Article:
Tommy Pham brings a wealth of knowledge to a very young San Diego Padres and believes that consistency and effort are two key ingredients to winning.
When the San Diego Padres acquired Tommy Pham in early December, the trade signified a direction towards reducing the number of strikeouts while procuring a natural-born leader whose work ethic speaks for itself. While they will miss Hunter Renfroe‘s bat in some respect, the fact of the matter is that he struck out far too often with a career-high 31.2 percent whiff rate in 2019.
Pham, 31, came up through the St. Louis Cardinals organization and produced his best year in 2017, slashing .306/.411/.520 with 23 home runs and 73 RBI in 128 games (144 OPS+). He was dealt to the Tampa Bay Rays at the trade deadline in 2018 and built off his success in two seasons there.
He spoke with Annie Heilbrunn of the San Diego Union-Tribune and touched on what the biggest key to success is:
"“The little things,” Pham said. “The consistency of doing the little things and also effort. I believe effort is a huge part, so you combine those two ingredients and it’s going to create success.”"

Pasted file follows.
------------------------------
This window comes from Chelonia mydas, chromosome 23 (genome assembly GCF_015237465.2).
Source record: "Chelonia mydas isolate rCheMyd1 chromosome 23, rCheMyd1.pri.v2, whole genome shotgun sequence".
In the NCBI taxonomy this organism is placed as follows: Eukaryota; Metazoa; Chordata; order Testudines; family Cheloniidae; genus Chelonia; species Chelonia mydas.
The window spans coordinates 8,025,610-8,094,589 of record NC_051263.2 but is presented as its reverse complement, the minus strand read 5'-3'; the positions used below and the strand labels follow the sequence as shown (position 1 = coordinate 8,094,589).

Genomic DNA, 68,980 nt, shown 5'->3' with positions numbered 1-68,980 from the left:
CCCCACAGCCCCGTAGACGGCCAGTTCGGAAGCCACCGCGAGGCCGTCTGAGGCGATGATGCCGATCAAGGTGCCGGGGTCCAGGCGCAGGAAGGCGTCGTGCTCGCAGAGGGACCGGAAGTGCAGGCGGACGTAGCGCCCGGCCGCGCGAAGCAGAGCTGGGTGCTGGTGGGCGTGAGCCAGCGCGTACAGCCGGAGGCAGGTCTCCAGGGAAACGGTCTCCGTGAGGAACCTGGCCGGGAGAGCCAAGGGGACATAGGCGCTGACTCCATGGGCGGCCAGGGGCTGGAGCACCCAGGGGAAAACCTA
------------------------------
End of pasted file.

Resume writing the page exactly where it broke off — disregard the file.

And he indicated that his time in Tampa taught him how to remain focused while having fun. Pham also stressed the importance of having an edge to your game in order to be successful due to the high level of competition across the league.
I firmly believe that the addition of Tommy Pham to this young Padres’ roster is going to be the perfect marriage, and I liken it to the Chicago Cubs adding a Ben Zobrist or the Boston Red Sox adding a David Ortiz. Those types of veteran players who have a proven track record added to young, upstart teams, have resulted in sustained success.
And I am not alone in that belief as MLB recently tabbed Pham as a member of the All-Underrated Team stating:
"“Over the past three years, Pham’s 13.6 FanGraphs-calculated WAR is seventh among all outfielders, slightly ahead of Bryce Harper’s 12.8 mark. Pham doesn’t post gaudy homer totals, but he puts up consistently good at-bats. Among all qualified hitters in that three-year span, Pham’s .381 on-base percentage ranks ninth in baseball.”"